But still, it took a lot of courage to make that call and that statement. And I am proud of her.

Monday, November 30, 2009


"Papa" in the title of Anthony Pitch's book is the father of Tad Lincoln, and "They Have Killed Papa Dead!" was his way of announcing to the White House guards and staff that Abraham Lincoln had been shot and mortally wounded. The book is an account of the plot against Lincoln's life by John Wilkes Booth and his cohorts, in exhaustive but never boring detail. Unlike most accounts of these events, it also includes the plot against Lincoln's life before he even took the oath, in 1861, and a fairly detailed account of the trial, execution (of four), and prison terms (of the other four) of those arrested as part of Booth's conspiracy. The book is no comfort for those who prefer to believe that some of the conspirators were innocent; whether they all deserved the punishment they received is an open question, but there is little doubt all were guilty. For me, this book was a wonder of wonders; it substantially added to my knowledge of a subject I already thought I knew a great deal about.

Sunday, November 29, 2009

Christmas Season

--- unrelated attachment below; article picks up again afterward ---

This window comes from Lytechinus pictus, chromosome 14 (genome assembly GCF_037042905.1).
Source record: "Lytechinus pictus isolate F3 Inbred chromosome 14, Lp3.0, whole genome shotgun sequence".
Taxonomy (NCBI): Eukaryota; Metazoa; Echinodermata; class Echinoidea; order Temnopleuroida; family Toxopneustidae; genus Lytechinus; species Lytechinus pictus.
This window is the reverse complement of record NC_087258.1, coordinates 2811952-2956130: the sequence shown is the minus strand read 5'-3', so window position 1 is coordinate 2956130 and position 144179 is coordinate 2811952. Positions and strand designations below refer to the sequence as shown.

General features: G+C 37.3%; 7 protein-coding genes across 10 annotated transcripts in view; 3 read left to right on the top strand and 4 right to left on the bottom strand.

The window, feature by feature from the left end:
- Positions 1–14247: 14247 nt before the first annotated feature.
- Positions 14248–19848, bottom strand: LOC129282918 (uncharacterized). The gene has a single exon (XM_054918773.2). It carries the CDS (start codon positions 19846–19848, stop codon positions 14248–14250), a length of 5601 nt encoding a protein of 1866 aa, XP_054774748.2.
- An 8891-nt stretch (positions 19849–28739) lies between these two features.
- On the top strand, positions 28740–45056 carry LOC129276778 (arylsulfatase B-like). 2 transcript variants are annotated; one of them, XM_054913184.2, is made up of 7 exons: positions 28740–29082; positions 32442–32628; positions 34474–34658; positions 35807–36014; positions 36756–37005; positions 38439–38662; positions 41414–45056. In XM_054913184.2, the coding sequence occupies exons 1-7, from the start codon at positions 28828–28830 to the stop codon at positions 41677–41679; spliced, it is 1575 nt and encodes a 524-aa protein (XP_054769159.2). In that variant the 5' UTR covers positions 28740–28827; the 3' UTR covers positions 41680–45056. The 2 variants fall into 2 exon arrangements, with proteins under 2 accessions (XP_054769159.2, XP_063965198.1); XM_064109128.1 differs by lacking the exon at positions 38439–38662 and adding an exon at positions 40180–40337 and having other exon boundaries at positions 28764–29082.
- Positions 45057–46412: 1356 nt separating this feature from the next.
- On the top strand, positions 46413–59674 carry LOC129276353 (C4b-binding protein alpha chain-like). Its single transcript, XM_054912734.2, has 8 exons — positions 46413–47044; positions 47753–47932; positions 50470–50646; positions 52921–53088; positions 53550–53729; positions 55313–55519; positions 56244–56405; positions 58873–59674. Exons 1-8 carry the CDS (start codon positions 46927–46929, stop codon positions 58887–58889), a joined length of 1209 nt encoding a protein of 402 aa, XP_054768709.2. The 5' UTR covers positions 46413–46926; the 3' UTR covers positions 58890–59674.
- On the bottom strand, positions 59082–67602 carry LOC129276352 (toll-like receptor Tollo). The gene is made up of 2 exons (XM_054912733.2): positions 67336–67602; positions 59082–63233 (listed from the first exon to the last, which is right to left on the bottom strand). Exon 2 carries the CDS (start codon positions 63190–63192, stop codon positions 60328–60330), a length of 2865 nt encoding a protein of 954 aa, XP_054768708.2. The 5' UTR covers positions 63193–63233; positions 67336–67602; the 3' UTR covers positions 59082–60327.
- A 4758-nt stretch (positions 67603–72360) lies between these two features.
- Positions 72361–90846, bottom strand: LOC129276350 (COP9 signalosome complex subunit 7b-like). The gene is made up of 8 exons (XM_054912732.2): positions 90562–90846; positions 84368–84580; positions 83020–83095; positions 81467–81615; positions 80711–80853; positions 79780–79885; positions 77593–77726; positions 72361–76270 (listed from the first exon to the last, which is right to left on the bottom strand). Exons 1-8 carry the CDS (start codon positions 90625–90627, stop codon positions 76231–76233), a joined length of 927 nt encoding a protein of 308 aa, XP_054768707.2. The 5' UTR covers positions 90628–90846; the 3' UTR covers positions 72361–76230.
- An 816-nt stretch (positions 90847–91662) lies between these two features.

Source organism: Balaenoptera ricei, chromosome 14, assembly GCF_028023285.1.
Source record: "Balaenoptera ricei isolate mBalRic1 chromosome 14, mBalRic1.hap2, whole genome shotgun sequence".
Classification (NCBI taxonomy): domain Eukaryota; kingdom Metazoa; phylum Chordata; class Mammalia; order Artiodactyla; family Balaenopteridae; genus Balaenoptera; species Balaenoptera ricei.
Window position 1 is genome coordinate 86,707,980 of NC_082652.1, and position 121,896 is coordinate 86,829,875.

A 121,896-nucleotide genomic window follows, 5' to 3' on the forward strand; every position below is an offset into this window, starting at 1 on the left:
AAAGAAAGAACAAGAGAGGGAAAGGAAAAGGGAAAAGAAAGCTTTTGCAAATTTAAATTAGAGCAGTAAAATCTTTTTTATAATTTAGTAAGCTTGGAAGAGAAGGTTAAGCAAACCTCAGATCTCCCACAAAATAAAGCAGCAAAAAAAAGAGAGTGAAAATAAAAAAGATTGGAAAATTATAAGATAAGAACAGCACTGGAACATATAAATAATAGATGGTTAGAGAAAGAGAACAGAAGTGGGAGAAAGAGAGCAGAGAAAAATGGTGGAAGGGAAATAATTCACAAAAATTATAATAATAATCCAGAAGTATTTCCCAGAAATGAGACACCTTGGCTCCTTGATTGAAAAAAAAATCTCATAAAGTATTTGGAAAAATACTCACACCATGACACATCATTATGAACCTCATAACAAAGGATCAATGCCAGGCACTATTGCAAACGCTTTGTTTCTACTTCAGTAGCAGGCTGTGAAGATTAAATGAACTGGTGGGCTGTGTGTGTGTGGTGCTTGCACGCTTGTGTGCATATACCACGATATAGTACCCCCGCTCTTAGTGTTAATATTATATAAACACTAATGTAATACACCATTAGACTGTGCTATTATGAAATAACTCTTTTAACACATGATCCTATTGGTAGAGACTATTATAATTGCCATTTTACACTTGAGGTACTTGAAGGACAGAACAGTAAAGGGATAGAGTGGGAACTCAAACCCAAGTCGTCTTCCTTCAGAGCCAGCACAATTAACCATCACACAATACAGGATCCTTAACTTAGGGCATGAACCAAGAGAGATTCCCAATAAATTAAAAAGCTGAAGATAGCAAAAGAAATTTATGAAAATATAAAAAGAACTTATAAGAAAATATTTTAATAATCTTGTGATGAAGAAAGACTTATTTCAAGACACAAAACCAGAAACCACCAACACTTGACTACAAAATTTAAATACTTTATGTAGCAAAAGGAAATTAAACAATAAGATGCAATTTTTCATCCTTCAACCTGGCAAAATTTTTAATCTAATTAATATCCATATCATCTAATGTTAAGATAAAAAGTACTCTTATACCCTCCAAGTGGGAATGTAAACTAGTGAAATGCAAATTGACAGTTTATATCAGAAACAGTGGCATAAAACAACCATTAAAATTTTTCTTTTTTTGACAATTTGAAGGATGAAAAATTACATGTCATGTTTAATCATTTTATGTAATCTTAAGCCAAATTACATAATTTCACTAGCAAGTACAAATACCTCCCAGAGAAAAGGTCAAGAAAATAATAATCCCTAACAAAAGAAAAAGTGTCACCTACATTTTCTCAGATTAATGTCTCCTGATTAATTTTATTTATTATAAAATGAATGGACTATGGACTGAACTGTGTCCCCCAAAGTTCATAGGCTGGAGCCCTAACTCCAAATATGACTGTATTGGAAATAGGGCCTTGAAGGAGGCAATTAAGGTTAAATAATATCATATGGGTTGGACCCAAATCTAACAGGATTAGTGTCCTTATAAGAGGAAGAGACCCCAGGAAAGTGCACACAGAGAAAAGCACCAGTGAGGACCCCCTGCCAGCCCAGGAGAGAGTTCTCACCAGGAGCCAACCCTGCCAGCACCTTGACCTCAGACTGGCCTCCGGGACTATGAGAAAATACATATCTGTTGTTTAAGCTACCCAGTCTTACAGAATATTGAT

Today is the Sunday after Thanksgiving, which has meant, for the last eight years, that it is the day to put up Christmas decorations, which will be up until January 8. The dates are not coincidental. Although I am not a religious person--by strict definition, not even Christian, since I do not believe that Jesus of Nazereth was divine or that he rose from the dead--I nonetheless am well aware that Christmas is a celebration of the birthday of Jesus. I am also well aware that he was not born on December 25, but that doesn't matter; he was one of the most influential people in history, his teachings and suggestions on how to live one's life I follow to the best of my ability and are in large degree the reason why my life over the past nine years or so has been the best it ever has been, and it is entirely right and justifiable to celebrate his birth, even if one does not believe that he was divine. The last Sunday in November is often the first Sunday of Advent, the liturgical Christmas season, and January 8 is the day after Orthodox Christmas. I was nominally Eastern Orthodox during the time I was married, and I still find it more attractive than any of the other Christian sects, because of its emphasis on the community of believers and on living the gospel instead of merely paying lip service to it. The Orthodox Church calendar is 13 days behind the secular calendar for a couple of reasons, and one is that it was the calendar that was in use in the Roman world at the time Jesus was born (one could quibble that Jesus himself certainly observed the Jewish calendar, but since the Church is more a product of the Greco-Roman world than Judaism, the practice is justifiable); not only that, my older children still observe Christmas on the 7th of January. When I was married, I liked attending Christmas Eve services on the 6th; it felt more holy, more sacred, more in tune with what the day is supposed to signify than the commercial orgy and sickening celebration of the golden calf that Christmas is, for the most part, in the United States of America today. I may, when Sabrina is completely past belief in Santa Claus, start going again, although there is a movement afoot to finally bring the Orthodox calendar in line with everyone else.